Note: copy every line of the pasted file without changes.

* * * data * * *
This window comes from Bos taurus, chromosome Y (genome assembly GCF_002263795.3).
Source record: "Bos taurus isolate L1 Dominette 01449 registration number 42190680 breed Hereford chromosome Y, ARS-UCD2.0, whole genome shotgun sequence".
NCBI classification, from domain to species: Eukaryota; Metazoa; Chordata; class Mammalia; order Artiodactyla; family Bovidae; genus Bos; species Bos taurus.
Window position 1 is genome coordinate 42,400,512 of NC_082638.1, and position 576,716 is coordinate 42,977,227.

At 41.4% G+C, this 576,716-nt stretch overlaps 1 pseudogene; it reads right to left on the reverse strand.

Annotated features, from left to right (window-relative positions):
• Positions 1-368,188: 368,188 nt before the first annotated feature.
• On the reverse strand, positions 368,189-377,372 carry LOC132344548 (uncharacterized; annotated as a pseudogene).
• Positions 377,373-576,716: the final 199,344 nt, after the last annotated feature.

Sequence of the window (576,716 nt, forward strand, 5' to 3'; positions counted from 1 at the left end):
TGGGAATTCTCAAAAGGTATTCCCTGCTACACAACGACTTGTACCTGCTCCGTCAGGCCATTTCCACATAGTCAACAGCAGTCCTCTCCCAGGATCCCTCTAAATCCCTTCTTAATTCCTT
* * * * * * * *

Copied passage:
This window comes from Bos taurus, chromosome Y (genome assembly GCF_002263795.3).
Source record: "Bos taurus isolate L1 Dominette 01449 registration number 42190680 breed Hereford chromosome Y, ARS-UCD2.0, whole genome shotgun sequence".
NCBI classification, from domain to species: Eukaryota; Metazoa; Chordata; class Mammalia; order Artiodactyla; family Bovidae; genus Bos; species Bos taurus.
Window position 1 is genome coordinate 42,400,512 of NC_082638.1, and position 576,716 is coordinate 42,977,227.

At 41.4% G+C, this 576,716-nt stretch overlaps 1 pseudogene; it reads right to left on the reverse strand.

Annotated features, from left to right (window-relative positions):
• Positions 1-368,188: 368,188 nt before the first annotated feature.
• On the reverse strand, positions 368,189-377,372 carry LOC132344548 (uncharacterized; annotated as a pseudogene).
• Positions 377,373-576,716: the final 199,344 nt, after the last annotated feature.

Sequence of the window (576,716 nt, forward strand, 5' to 3'; positions counted from 1 at the left end):
TGGGAATTCTCAAAAGGTATTCCCTGCTACACAACGACTTGTACCTGCTCCGTCAGGCCATTTCCACATAGTCAACAGCAGTCCTCTCCCAGGATCCCTCTAAATCCCTTCTTAATTCCTT